7). "Reverse seeding of life, from Earth to Mars, did not happen." This may be easier to support. Earth's gravity well is greater than Mars. However ruling it out will be extremely difficult.
Actually, some astronomers looked at this back in the 1970s, and concluded that at the bacterial level, Earth to Mars travel is fairly easy, and has almost certainly been going on since early in the Solar System's history.
The mistake people are making is thinking that impacts ejecting rocks are the way that bacterial would make such trips. The astronomers examined and verified the effectiveness of an entirely different mechanism. The Earth (and all the planets with atmospheres) has a "cometary tail" produced by the solar wind. This tail is mostly gases, of course, but it also includes a small proportion of dust-like particles. It turns out that this includes bacterial spores, which have been found at all levels of the Earth's atmosphere, and have probably been there for a few billion years.
The Earth's cometary dust tail is thin, but it is of interest to astronomers. Taking pictures through a haze of air and dust is more difficult than avoiding the air and dust, so some astronomers need to keep track of our planet's tail and avoid it when possible.
Anyway, measurements back in the 1970s did show that the Earth's dust tail contains small particles the size of bacterial spores, and since they exist in our upper atmosphere, they are to be expected in the tail. How long they can survive in space isn't well understood, but tests in orbit have shown some rather good survival rates of the spores when exposed to conditions near our planet.
So the solar wind has been pushing small quantities of Earth's air outward for a few billion years, and that includes assorted tiny dust particles and bacterial spores. This has to have "contaminated" all the outer planets with Earth's bacteria for all that time. Whether they've survived anywhere else isn't known, but Mars is the most likely place.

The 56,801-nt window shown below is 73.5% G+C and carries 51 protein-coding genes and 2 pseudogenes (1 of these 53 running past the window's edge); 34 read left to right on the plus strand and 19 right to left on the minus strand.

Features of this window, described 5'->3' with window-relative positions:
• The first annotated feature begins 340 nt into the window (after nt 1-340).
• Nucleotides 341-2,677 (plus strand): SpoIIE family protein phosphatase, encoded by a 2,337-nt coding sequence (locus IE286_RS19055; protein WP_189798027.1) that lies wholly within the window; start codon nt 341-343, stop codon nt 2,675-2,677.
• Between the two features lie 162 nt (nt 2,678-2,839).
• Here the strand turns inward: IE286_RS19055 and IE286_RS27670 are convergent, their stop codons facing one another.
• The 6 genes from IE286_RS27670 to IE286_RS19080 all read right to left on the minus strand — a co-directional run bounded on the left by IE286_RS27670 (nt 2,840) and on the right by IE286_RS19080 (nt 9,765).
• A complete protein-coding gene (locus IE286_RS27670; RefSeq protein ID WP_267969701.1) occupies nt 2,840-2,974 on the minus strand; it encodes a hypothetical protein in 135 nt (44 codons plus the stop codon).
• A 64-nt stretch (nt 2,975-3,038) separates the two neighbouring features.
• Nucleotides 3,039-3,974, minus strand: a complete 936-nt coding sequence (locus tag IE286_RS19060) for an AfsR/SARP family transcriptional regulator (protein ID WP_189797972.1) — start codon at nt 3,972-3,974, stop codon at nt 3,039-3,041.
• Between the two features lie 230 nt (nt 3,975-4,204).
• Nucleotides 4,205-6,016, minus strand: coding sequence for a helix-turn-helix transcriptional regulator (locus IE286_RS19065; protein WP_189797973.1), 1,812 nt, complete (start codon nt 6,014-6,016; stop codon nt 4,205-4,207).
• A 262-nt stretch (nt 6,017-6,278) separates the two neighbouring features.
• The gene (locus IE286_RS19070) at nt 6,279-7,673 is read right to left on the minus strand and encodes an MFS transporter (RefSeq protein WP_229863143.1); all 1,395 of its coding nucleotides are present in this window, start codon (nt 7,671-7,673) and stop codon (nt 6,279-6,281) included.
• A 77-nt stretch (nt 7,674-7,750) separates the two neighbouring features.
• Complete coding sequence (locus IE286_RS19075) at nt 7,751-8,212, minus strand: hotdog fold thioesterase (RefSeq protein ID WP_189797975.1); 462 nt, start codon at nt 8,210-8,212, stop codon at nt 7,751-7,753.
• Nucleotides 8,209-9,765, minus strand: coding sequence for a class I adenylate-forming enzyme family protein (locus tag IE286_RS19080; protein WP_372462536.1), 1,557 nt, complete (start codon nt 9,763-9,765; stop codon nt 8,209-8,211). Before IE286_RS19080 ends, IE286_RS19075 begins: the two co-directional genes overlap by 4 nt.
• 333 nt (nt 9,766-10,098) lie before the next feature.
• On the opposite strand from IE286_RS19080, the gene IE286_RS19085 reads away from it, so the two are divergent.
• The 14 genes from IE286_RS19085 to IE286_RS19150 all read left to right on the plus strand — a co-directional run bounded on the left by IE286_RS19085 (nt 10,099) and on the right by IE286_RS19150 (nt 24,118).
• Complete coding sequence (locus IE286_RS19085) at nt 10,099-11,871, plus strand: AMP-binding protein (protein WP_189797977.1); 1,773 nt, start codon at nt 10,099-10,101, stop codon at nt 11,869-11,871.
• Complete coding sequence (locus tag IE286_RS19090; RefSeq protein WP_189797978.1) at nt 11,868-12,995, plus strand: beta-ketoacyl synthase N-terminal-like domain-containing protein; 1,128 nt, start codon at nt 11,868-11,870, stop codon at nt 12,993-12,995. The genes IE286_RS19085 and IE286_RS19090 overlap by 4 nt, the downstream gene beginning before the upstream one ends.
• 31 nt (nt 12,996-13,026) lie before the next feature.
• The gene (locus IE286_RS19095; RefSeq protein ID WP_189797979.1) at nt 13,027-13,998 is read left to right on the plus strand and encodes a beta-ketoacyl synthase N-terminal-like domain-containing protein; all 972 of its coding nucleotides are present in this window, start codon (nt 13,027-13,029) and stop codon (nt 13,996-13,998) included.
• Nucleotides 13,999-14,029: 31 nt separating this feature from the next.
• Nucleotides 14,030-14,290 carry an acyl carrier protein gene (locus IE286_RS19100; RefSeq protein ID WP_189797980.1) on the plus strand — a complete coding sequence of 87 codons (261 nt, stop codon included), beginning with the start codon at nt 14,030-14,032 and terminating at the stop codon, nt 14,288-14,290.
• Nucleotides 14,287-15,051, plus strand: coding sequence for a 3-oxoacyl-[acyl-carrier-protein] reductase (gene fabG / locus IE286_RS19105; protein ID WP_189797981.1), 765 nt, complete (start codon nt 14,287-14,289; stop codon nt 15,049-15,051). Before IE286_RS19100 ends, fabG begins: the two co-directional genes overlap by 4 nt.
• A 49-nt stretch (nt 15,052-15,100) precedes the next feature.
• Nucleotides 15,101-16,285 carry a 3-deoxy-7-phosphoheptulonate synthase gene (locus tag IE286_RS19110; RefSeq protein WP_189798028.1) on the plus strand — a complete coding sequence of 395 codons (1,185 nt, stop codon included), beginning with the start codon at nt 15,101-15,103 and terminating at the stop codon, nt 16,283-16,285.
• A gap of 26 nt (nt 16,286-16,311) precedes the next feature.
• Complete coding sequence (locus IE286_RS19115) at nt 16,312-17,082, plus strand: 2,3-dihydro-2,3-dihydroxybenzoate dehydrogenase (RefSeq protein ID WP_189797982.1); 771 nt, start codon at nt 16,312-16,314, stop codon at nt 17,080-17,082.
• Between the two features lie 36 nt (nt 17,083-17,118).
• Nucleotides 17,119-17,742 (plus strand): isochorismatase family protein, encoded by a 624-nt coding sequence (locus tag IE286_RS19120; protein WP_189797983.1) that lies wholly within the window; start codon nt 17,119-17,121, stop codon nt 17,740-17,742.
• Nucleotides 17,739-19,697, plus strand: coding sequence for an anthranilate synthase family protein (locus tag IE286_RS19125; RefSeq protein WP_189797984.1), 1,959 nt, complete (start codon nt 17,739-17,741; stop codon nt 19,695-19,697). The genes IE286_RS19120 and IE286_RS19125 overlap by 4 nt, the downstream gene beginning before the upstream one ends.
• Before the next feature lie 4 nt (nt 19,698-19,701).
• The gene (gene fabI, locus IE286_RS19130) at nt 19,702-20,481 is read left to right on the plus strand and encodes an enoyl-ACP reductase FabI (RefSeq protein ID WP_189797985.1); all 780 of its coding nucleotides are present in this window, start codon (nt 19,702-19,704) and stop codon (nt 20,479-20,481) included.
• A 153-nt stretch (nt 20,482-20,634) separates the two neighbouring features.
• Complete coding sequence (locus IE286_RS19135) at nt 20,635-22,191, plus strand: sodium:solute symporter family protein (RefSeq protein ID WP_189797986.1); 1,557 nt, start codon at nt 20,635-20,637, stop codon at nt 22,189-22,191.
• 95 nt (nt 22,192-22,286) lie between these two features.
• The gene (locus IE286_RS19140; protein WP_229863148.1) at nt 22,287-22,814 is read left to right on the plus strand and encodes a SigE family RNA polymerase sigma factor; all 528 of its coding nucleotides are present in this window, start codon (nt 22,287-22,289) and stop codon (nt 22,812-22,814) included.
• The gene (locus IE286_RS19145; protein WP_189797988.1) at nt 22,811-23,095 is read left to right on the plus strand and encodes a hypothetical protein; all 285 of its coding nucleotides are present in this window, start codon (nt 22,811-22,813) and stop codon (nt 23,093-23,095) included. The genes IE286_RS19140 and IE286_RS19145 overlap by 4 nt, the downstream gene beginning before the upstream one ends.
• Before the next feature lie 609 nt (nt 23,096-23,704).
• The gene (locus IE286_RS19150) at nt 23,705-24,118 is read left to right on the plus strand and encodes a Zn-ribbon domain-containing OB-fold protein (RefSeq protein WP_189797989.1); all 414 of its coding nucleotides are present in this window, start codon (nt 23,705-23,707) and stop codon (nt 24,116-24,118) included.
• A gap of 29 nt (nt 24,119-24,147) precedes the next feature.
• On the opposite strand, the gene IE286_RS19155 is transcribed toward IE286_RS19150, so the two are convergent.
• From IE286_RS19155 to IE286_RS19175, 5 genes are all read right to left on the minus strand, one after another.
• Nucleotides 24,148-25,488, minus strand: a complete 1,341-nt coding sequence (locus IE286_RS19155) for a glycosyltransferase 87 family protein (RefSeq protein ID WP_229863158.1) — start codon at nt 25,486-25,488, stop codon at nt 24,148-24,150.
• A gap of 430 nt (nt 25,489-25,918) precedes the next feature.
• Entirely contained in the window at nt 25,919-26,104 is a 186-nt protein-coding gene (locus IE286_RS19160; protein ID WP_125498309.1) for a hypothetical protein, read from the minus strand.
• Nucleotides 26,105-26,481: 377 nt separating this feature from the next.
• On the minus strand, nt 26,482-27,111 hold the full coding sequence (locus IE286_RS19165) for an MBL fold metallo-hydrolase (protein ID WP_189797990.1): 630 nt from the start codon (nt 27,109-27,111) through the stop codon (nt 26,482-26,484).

Some of the astronomers have also calculated the spread of our dust tail outside the Solar System. Most of it does escape eventually, and gets lost out in interstellar space. We make an orbit around the galaxy roughly every 220 million years, so since life arose on Earth, we've been spraying the galaxy with our bacterial spores for around 15 to 20 orbits.
How such spores survive out there, nobody knows, of course. But it's an interesting thing to consider when the "panspermia" hypothesis comes up. Any planet that develops bacterial life will, probably within a billion years or so, start spraying them out into the galaxy like we do, possibly contaminating any compatible planet anywhere else in the galaxy over the next few billion years.
(I recently read somewhere an estimate, based on current measurements of the solar system's dust, the likelihood of spores from Earth hitting Earth-size planets around stars at various distances. The numbers were nonzero, but I took them all with a grain of salt -- also included in the dust -- since so little is known about the reality of interstellar space and the likelihood of a spore surviving a trip that may last a few million years.)